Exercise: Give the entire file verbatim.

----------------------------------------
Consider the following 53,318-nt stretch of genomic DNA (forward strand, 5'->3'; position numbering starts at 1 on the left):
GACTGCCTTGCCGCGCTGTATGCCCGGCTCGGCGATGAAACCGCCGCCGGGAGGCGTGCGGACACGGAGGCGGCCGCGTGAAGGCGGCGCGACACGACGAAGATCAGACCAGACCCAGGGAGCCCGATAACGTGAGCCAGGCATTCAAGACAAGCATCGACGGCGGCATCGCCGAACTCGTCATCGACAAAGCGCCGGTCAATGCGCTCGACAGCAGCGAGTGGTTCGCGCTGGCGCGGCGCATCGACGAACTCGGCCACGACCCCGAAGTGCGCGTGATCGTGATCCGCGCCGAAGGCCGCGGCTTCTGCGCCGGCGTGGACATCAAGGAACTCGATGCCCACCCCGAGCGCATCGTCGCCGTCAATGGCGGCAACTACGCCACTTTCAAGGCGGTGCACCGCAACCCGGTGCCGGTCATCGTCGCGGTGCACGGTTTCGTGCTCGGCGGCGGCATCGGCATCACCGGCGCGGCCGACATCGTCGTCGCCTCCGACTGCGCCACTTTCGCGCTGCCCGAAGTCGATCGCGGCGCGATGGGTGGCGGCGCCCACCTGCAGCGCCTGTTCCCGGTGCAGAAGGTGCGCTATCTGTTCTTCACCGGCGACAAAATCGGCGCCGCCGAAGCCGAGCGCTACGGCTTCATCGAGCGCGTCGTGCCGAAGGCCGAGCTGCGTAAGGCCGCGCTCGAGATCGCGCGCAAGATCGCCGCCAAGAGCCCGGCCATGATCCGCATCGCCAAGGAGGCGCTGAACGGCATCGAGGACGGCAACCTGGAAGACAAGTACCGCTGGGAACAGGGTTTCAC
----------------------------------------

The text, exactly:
Consider the following 53,318-nt stretch of genomic DNA (forward strand, 5'->3'; position numbering starts at 1 on the left):
GACTGCCTTGCCGCGCTGTATGCCCGGCTCGGCGATGAAACCGCCGCCGGGAGGCGTGCGGACACGGAGGCGGCCGCGTGAAGGCGGCGCGACACGACGAAGATCAGACCAGACCCAGGGAGCCCGATAACGTGAGCCAGGCATTCAAGACAAGCATCGACGGCGGCATCGCCGAACTCGTCATCGACAAAGCGCCGGTCAATGCGCTCGACAGCAGCGAGTGGTTCGCGCTGGCGCGGCGCATCGACGAACTCGGCCACGACCCCGAAGTGCGCGTGATCGTGATCCGCGCCGAAGGCCGCGGCTTCTGCGCCGGCGTGGACATCAAGGAACTCGATGCCCACCCCGAGCGCATCGTCGCCGTCAATGGCGGCAACTACGCCACTTTCAAGGCGGTGCACCGCAACCCGGTGCCGGTCATCGTCGCGGTGCACGGTTTCGTGCTCGGCGGCGGCATCGGCATCACCGGCGCGGCCGACATCGTCGTCGCCTCCGACTGCGCCACTTTCGCGCTGCCCGAAGTCGATCGCGGCGCGATGGGTGGCGGCGCCCACCTGCAGCGCCTGTTCCCGGTGCAGAAGGTGCGCTATCTGTTCTTCACCGGCGACAAAATCGGCGCCGCCGAAGCCGAGCGCTACGGCTTCATCGAGCGCGTCGTGCCGAAGGCCGAGCTGCGTAAGGCCGCGCTCGAGATCGCGCGCAAGATCGCCGCCAAGAGCCCGGCCATGATCCGCATCGCCAAGGAGGCGCTGAACGGCATCGAGGACGGCAACCTGGAAGACAAGTACCGCTGGGAACAGGGTTTCAC